69. (correction: “before expelling Adam from Gan Eden”. Thank you.)

  70. “If you read R Greenberg’s articles, he views the SOP as supporting his agenda.”

    I’m not surprised that he’d like that to be the case. But anyone who actually reads the SOP will realize that it’s not.

  71. “My understanding of the Yerushalmi vs. Sifrei dichotomy is that there is a corpus of Oral Torah which is already established and which transcends the authority of the Sanhedrin. ”

    That sounds anachronistic.

  72. lawrence kaplan

    R. Spira: There is an entire list of rishonim and aharonim on how to reconcile the Yerushlami wth the Sifre– or not. Why don’t you start with the Hassagot of the Ramban on the first shoresh of the Rambam’s Sefer-Ha-Mitzvot? No one takes your approach. For secondary surveys, see Yaakov Blidstein’s article on the subject, my Hebrew essay on Daas Torah, and much more.

    Steve: Do YOU view the SOP as supporting R. Greenberg’s position?

  73. r’ spira – my learned friend i am perplexed to how you think that you are authorize – or have the right – to “to ensure the spiritual safety of fellow Jews by outlining what is normative Orthodox Jewish theology. ” its good to be the king but who appointed you? i hope you take this as a friendly ribbing(not an obnoxious retort that it sounds like).
    i am not here to defend r’ greenberg’s viewpoint but to defend anyone who wants to interpret biblical verses as they wish- non-halachic of course (obviously their has to be proofs etc). i am not agree with that person based on their logic or proofs and thereby dismiiss their interpretation but it should be able to stands on its own. there are multiple readings possible of biblical texts, none are deemed obligatory – one may choose chazal,rashi,ranban,ib ezra, maam loaz, malbim arbarbenel, etc for their understanding.

  74. r’ spira – on moshe and the messengers.
    i am not looking to darshan what is written in the torah to fit one’s hashkafa. i was only interested in what banidbar rabbah has to say as opposed to devarim rabbah which explains moshe’s insubordination differently (and probably more to your liking). the fact is that it says (roughly translated) – you have spoken well!! you have taught Me something! and i shall thereby cancel My words and adopt yours….” it is plain and obvious that moshe did not follow Hashem’s words on moral grounds. Hashem does not demand obedience rather the torah ends up instructing differently because of moshe’s objection.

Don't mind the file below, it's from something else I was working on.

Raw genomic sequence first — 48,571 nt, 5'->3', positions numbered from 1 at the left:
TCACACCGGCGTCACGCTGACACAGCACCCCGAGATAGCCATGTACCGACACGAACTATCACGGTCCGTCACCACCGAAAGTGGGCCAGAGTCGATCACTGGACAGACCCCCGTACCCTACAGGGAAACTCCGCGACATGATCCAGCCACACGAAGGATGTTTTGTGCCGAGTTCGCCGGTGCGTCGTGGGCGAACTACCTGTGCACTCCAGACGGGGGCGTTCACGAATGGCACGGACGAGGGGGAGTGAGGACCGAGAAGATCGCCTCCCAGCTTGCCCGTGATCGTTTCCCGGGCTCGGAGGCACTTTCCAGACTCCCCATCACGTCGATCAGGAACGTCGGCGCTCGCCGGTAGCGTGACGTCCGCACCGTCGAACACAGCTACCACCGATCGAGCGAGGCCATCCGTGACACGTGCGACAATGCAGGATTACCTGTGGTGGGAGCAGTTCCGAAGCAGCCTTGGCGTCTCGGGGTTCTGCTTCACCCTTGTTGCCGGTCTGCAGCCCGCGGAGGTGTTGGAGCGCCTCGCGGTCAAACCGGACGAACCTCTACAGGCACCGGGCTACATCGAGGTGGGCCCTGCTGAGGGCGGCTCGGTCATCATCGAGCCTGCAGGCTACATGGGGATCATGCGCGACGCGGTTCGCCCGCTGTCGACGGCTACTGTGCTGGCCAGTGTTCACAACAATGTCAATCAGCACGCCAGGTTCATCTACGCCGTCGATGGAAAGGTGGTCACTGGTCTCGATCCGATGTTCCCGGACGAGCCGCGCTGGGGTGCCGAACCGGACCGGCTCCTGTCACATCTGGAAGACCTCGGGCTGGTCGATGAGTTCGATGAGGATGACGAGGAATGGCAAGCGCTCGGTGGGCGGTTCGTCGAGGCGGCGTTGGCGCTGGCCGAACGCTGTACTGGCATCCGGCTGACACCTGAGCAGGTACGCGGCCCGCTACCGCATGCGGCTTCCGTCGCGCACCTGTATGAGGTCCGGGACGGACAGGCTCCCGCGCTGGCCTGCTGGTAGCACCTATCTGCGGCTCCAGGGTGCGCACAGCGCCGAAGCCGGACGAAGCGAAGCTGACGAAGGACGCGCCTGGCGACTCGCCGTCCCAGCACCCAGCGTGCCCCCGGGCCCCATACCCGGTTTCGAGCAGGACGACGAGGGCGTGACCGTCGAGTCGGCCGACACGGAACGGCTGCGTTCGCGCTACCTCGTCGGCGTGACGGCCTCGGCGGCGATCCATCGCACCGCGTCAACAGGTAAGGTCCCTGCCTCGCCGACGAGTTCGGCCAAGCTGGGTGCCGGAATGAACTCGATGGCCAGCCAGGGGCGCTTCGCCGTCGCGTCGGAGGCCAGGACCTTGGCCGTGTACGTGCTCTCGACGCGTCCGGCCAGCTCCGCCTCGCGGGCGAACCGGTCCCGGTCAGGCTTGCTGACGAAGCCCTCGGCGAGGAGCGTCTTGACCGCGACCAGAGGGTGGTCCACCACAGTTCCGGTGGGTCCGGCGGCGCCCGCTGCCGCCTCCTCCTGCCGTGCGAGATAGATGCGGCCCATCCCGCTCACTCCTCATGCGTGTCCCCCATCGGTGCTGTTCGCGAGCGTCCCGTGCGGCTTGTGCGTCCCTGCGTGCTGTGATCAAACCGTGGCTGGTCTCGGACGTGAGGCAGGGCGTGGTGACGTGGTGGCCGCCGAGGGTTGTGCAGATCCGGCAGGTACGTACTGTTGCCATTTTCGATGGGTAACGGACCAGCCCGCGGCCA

if you try to fit square pegs into round circles they may not fit no matter how hard you try. not everything in chazal can be harmonize – personal belief. it all depends on when, where and by whom different rabbinic writings were redacted – there are just different viewpoints in chazal.

  75. Larry Kaplan-First of all, on an utterly unrelated topic, Yasher Koach on a very thoughtful letter to the editor in the Jewish Press. With respect to your query, I think that the SOP, while not supporting R S Greenberg’s position, is capable of and was distorted by R Greenberg in his article in last week’s Jewish Week, as providing support for acceptance of a deviant lifestyle as opposed to mere tolerance. See the letters to last week’s Jewish Week in which Joseph Kaplan took issue with the JW’s presentation as to the contents of the SOP.

  76. MDJ wrote:

    “But Steve, we tolerate all of those.”

    AFAIK, we donot tolerate any subsection of Baalei Averah as separate groups demanding acceptance within the Torah community.

  77. Steve,
    We were talking about toleration (your word, and the one I responded to). Toleration does not mean accepting as a preferred class. You said we do not tolerate these types of ba’alei aveira. Inasmuch as we do nothing to personally stigmatize such people or shun them (and, if they choose to daven in ORthodox shuls, we don’t) the we tolerate them. We should do no less for homosexuals.

  78. R’ Ruvie,
    Thank you for your kind words. Yes, they are appreciated as friendly insights.
    When HKB”H says to Mosheh Rabbeinu in the Midrash (as you excellently translated): “You have spoken well!! you have taught Me something! and i shall thereby cancel My words and adopt yours”, this is an anthropomorphism. Everyone understands it is halakhically forbidden to take such a Midrash literally. HKB”H is setting an example in humility, but He did not actually need Mosheh Rabbeinu to teach Him anything. As my teacher R. Joshua Shmidman of blessed memory used to say: “G-d, thank G-d, is totally self-sufficient.” [It’s exactly like the gemara in Berakhot 6a that HKB”H dons tefillin, or like the gemara in Rosh Hashanah 17b that HKB”H wrapped Himself in a cloak like a cantor. Those are obvious anthropomorphisms, and cannot be taken literally.]

  79. MDJ wrote :

    “We were talking about toleration (your word, and the one I responded to). Toleration does not mean accepting as a preferred class. You said we do not tolerate these types of ba’alei aveira. Inasmuch as we do nothing to personally stigmatize such people or shun them (and, if they choose to daven in ORthodox shuls, we don’t) the we tolerate them. We should do no less for homosexuals.”

    AFAIK, a Mchalel Shabbos can daven in any shul in the world, but is still Pasul L’Edus. We hope that all other Baalei Aveirah who really are what R Riskin called “not yet observant” will become BTs and become observant. Why should any other class of Baalei Aveirah, whose transgressions are viewed by the Torah in such severe fashion, be accorded special treatment as if Teshuvah R”L, is beyond their personality?